Israel’s third largest city and one of its prettiest, Haifa has a lot to offer visitors. It has the country’s largest port, a particularly active beach and is the home of the World Center of the Bahai Faith. Surrounded by abundant nature sites, the city contains an interesting mix of modern neighborhoods and older districts; churches and mosques; mountain and sea.
Haifa is a multi-faceted city with several unique characteristics making it an attractive place to visit. Its proximity to the sea and its active port contribute to its prominence. The bustling port area draws merchants, shoppers and tourists. The beautiful beaches are popular for sports and recreation, and are filled with people during summer weekends. In addition, because of their excellent surfing conditions, the beaches serve many of Israel’s top sailing enthusiasts and host sailing competitions and other sporting events.
With residents from the three largest religions as well as from various minority faiths, Haifa is also a symbol of outstanding co-existence and tolerance. Nine percent of the population consists of Arabs (Moslems and Christians) who reside mostly in three neighborhoods: Khalisa, Abas and the famous Wadi Nisnas whose charming alleyways have turned it into a tourist spot. The annual Holiday of Holidays marking the city’s special lifestyle is held there.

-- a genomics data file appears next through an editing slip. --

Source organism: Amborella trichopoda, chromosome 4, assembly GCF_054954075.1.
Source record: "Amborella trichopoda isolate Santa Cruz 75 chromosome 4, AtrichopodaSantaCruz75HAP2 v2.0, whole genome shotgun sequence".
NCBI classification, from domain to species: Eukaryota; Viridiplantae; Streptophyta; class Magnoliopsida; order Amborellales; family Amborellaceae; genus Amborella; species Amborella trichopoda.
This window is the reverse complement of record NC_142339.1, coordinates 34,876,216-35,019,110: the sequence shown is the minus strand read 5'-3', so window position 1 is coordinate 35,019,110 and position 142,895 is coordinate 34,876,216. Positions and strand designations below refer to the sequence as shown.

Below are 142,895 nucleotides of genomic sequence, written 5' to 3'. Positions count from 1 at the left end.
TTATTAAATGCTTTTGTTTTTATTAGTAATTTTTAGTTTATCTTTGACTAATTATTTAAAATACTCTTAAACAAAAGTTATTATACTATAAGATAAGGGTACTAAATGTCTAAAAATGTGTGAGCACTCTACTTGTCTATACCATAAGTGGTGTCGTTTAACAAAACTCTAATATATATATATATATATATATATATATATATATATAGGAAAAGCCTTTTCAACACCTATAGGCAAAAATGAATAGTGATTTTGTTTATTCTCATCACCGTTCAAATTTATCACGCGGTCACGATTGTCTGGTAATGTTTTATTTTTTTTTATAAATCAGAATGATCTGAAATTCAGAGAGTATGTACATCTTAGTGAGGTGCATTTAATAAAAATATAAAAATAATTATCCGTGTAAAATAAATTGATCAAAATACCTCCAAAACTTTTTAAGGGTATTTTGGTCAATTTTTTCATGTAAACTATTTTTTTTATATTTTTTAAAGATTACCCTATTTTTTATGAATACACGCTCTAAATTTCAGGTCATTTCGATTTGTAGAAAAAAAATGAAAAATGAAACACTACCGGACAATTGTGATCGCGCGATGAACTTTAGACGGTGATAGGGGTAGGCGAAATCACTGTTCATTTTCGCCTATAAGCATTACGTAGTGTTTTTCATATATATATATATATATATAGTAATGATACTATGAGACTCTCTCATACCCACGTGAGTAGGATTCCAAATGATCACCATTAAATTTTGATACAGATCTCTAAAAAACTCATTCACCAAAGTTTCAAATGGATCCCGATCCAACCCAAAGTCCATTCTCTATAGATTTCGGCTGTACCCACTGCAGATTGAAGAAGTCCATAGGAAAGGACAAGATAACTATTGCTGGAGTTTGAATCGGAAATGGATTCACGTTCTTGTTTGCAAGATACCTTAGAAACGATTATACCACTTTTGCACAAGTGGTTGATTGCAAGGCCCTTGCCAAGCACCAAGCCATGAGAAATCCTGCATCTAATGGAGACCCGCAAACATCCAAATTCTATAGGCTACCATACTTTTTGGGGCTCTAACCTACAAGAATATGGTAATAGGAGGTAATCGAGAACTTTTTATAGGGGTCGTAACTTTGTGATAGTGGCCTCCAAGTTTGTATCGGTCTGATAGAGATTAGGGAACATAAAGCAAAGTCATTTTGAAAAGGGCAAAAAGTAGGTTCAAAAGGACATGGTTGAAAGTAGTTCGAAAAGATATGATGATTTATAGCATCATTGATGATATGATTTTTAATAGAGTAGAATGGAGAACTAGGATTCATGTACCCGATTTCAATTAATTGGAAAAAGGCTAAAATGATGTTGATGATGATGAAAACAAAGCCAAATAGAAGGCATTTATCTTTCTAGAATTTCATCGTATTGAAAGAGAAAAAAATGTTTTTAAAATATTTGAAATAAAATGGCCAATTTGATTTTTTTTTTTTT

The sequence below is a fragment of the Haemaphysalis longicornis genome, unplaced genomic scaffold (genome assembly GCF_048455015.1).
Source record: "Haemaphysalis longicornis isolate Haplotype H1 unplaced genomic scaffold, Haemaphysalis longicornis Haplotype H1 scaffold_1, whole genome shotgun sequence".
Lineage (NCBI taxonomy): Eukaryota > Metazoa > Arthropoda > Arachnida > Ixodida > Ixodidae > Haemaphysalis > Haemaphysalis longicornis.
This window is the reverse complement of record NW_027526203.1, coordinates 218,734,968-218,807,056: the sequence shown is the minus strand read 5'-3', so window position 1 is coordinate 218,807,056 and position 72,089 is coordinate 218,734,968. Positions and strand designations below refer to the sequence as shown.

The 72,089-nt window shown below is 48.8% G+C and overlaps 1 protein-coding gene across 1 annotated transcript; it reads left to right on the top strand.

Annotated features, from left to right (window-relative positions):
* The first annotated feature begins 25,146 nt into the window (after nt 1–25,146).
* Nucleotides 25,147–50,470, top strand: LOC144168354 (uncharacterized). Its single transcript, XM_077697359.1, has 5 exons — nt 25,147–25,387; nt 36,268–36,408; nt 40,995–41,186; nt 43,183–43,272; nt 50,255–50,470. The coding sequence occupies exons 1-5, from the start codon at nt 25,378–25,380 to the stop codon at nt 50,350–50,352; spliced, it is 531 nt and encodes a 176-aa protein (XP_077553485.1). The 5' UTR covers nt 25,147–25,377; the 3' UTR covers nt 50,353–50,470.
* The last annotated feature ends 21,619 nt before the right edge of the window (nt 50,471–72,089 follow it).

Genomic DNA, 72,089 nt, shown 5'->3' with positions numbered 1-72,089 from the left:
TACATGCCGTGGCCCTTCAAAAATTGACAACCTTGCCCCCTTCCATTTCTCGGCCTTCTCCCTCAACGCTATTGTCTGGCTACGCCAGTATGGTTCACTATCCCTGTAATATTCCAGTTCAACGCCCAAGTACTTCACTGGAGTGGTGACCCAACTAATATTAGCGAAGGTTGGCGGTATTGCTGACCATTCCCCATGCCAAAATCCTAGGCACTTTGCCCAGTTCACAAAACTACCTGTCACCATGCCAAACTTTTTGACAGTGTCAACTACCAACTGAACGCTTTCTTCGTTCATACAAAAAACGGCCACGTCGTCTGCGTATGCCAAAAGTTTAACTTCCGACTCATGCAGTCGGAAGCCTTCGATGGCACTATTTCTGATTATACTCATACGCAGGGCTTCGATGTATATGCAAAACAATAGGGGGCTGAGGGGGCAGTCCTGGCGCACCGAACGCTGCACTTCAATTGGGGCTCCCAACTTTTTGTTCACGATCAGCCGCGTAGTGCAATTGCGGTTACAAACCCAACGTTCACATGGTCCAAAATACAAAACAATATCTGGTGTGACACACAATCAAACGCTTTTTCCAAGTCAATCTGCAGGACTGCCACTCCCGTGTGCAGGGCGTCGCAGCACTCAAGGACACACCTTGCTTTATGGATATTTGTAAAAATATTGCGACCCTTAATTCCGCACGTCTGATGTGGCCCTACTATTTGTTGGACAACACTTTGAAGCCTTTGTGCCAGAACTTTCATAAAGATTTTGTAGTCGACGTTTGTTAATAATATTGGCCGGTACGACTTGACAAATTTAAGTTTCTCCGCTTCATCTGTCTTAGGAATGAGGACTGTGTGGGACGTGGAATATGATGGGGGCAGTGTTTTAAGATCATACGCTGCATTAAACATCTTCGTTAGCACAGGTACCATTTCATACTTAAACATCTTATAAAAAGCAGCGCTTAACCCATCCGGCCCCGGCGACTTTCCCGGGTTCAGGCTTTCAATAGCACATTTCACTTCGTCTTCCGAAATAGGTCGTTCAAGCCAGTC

The Christian presence in Haifa, with its many churches, also contributes to the city’s image. A Maronite church is located next to Kikar Paris (Paris Square); adjacent to that is the Carmelite church dedicated to the Prophet Elijah; and not far from there is Saint Mary’s Greek Orthodox Parish Church. The Sacre Coeur Catholic School on Allenby Street has a well-tended garden and building, in front of which are impressive statues of Saint Mary. Atop the Carmel, holy to Christians, is the Stella Maris Carmelite Monastery. In the monastery’s Baroque-style church is a cave considered by Christian tradition to be the grave of the Prophet Elijah, and in the monastery is a small museum dedicated to his life. On site is also a hostel which serves the many pilgrims who visit the city.
This does not complete the city’s religious mosaic. Israel’s only Ahmadi Muslim community is based in Haifa’s Kababir neighborhood. The Ahmadiyya is an Indian sect of Islam, founded in the late nineteenth century, which promotes peace among nations and opposes religious coercion. Their large mosque houses a prayer hall and a first-floor exhibit of their history and significant contributions.
Haifa also boasts many institutions devoted to culture, art and science which offer an array of festivals and activities. Several types of museums are located in Haifa, including: the Dagon Grain Silo; the National Maritime Museum; the National Museum of Science and Technology; the Haifa Museum of Art; the Clandestine Immigration and Naval Museum; the Railway Museum; the Tikotin Museum of Japanese Art; the Reuben and Edith Hecht Museum; and the Israel Oil Industry Museum.